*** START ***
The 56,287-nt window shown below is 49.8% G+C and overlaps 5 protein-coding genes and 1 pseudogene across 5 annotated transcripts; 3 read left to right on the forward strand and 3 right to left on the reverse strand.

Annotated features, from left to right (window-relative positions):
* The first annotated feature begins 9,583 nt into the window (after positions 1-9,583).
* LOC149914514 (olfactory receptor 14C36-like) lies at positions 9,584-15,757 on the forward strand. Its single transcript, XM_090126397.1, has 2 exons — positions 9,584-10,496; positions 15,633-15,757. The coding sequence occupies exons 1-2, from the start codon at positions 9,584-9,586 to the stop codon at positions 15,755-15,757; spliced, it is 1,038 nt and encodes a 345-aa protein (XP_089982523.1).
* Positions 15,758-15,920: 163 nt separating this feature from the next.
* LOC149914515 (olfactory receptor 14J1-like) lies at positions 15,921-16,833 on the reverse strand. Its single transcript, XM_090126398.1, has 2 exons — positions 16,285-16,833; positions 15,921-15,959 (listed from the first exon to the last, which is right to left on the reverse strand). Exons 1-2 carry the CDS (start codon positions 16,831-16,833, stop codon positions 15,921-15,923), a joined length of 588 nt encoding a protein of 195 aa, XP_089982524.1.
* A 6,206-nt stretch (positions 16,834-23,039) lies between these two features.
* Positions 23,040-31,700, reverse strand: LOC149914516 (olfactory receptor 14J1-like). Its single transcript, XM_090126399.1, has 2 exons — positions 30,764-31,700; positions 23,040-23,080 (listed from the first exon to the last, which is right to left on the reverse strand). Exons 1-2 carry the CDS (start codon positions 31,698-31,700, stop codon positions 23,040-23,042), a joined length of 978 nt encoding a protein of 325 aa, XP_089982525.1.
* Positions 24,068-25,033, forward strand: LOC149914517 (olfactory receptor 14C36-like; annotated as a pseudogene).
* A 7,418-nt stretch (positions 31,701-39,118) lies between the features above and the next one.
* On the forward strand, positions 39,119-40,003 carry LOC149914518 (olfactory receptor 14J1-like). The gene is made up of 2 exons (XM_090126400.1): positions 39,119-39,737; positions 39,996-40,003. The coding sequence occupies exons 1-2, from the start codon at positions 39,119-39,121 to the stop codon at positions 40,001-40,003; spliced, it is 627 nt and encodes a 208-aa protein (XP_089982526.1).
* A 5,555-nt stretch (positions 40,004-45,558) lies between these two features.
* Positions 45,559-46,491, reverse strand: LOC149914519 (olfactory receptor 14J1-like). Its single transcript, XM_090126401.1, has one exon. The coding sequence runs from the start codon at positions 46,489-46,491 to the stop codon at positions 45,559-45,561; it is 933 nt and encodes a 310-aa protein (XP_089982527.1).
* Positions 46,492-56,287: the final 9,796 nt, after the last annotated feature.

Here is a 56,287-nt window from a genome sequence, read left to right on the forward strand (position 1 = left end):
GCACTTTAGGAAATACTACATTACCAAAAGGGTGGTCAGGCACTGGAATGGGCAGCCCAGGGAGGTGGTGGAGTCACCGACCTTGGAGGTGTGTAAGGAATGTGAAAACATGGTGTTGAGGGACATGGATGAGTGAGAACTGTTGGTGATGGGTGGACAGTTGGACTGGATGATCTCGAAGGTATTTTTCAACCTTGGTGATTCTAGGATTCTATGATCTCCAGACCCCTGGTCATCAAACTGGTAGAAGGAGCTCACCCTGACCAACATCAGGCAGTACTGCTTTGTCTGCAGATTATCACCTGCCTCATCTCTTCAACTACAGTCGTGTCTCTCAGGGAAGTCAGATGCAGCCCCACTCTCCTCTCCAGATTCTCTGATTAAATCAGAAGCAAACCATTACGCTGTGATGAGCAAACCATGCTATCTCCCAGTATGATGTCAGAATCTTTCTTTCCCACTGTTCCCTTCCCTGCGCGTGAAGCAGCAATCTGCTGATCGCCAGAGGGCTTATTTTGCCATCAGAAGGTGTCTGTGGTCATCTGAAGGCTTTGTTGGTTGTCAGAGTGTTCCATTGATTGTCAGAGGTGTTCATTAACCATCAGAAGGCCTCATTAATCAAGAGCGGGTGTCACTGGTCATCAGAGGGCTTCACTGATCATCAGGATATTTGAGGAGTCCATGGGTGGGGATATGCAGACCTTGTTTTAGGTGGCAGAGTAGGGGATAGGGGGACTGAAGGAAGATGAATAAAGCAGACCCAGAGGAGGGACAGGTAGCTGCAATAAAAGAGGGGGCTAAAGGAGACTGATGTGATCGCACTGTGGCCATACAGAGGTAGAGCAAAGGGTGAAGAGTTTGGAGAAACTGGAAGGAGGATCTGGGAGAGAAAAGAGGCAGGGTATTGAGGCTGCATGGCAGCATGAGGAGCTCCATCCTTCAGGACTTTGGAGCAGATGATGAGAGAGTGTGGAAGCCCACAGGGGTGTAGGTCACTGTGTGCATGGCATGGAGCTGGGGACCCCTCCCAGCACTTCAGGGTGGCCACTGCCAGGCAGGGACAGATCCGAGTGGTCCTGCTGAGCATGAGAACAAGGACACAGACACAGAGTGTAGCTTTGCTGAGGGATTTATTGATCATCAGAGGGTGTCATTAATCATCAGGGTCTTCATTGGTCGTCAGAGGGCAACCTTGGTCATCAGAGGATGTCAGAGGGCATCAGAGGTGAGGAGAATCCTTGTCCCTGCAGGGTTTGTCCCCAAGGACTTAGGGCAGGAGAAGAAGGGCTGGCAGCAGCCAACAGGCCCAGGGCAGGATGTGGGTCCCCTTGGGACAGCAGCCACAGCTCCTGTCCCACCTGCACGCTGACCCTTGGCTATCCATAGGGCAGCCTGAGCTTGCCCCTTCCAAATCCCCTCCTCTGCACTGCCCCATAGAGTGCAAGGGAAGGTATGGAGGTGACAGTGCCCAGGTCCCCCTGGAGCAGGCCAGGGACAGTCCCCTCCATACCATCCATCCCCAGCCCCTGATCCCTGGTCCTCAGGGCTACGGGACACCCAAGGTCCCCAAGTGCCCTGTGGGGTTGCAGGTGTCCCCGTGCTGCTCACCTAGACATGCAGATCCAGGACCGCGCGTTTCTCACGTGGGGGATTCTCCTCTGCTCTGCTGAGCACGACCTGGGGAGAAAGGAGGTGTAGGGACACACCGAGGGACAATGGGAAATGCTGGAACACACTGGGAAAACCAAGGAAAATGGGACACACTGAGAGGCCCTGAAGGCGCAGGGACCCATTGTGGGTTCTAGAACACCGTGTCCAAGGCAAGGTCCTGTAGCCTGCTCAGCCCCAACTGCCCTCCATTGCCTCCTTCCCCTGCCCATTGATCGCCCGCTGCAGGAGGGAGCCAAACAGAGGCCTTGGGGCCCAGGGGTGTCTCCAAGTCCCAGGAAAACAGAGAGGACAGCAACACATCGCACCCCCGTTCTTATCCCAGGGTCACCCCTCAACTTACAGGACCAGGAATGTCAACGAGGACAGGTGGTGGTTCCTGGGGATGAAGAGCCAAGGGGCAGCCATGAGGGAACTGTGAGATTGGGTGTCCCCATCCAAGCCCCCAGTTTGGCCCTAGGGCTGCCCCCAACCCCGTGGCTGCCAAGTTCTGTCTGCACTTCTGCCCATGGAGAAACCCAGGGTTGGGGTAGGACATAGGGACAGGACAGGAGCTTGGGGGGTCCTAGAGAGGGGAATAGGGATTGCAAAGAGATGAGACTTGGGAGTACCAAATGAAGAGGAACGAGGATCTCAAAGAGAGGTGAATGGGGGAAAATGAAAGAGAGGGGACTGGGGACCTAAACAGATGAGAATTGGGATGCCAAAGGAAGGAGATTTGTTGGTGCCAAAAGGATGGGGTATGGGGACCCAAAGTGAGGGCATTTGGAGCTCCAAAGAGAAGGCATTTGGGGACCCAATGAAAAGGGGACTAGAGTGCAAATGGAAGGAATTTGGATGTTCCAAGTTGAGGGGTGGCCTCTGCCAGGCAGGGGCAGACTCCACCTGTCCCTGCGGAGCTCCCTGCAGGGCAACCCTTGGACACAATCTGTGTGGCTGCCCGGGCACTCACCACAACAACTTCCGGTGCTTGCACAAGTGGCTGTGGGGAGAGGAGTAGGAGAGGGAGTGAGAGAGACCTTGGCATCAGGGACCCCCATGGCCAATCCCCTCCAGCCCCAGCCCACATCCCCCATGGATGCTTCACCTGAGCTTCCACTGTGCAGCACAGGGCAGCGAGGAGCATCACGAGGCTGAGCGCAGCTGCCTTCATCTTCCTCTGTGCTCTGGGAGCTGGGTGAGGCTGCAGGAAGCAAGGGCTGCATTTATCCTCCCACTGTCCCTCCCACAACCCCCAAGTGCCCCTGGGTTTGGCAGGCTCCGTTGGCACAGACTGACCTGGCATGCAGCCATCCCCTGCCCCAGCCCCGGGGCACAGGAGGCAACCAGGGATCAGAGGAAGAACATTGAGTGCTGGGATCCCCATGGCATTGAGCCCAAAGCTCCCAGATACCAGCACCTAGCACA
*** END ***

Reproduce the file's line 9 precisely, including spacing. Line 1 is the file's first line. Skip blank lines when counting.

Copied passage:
* Positions 24,068-25,033, forward strand: LOC149914517 (olfactory receptor 14C36-like; annotated as a pseudogene).